Posted by Dominik on 2018-01-23 22:57:49
Specating is not the same as playing, you spectate with lesser concentration and do not suffor or enjoy the happenings as you would if you played by yourself.
It's obvious that there is not a general tolerance level.
While I'd say that the median is around 5 games, because most players stop playing after the first few games, many who overcome this point and grew addiction play a few hundred games. It certainly is a small minority of people who play 500 games or more.
Posted by spelledaren on 2018-01-23 23:03:43
Every game seems to bring something new, even if the general outlines are the same. I do try to play by my gut and not overthink things, and that might help with it feeling fresh.
Played perhaps 2000 games, about 200 FtF. I don't spectate as much as you do, but I've surely watched a hundred games or something.
Posted by koadah on 2018-01-23 23:41:31
I hear that "a change is as good as a rest". ;)
Posted by grant85 on 2018-01-24 03:14:55
set a new goal. play all 24/26 teams. win a tourney with a specific race. dont just float around just going for random wins. set a few achievable goals...thats my thing
Posted by mrt1212 on 2018-01-24 03:25:45
Xyon, great question!
Having played about 3000 games I have experienced many ups and downs
1. There is fatigue that sets in for me when I play too much too rapidly. I wouldnt have gotten to 3000 games without doing this more than I care to admit but there is a definite diminishing returns for me playing too many games in a day (more than 4) or playing too many times in a week (more than 15-20). I start getting impatient and try getting to the good stuff and start treating it less like a strategy game and more like a slot machine.
2. Yes, patterns set in and THAT is why eventually most can get good enough at BB to be comfortable and confident in the lionshare of their matches with their preferred team. On a long enough timeline a coach will start recognizing and remembering and subconsciously invoking a host of situational similar patterns and drawing on the experience of previous of outcomes in an effort to best intuit how to play a situation. The incredible thing is this can be a relatively short process for some coaches, or not a process at all, this just clicks for them once they understand the full parameters of the game. For others, like me, it takes time, focus, and a genuine effort to ignore impulsive ideas to do my best. Seeing a mess load of patterns and situations with my preferred high elves helps by reducing the time and cognitive load it takes deciding what to do and when. I just kinda have a feel for bad, okay, better plays without having to labor over the order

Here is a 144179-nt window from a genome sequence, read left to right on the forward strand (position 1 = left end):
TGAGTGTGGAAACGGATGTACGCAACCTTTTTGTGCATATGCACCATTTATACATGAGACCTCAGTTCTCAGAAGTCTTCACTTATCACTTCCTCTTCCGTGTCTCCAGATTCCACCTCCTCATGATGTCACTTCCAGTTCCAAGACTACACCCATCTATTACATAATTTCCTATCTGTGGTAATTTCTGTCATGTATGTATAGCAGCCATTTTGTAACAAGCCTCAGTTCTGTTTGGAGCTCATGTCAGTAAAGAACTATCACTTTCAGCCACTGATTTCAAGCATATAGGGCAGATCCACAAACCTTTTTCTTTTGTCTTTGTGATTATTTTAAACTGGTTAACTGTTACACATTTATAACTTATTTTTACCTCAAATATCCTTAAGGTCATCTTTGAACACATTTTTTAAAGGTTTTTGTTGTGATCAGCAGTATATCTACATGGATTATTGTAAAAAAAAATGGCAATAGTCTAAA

3. It gets fun in spite of this when you start thinking "What can I do better than I do already?" or thinking "What is a skill that people might have overlooked at one time" and seeing the mileage out of that. Or playing a team where Pro is a mandatory first skill and you aren't allowed rerolls. Or trying to play every combo of teams in Box. I mean, the limits to this game are your imagination and tolerance for focus and repetition. I mean, if you've gotten to this point then dice, both good and bad shouldn't even faze you.
4. Don't spectate games unless it's meaningful in some way. Why be a hostage to other people's bad ideas?
Posted by tussock on 2018-01-24 03:46:51
Try to win more, in general.
Like, win a brawl :), win a rumble :), win an XFL :), win a league on here :), build a good team for a major and win one of those :(. Then try it with harder teams, win a brawl with frogs :), vamps :), even stunties :(.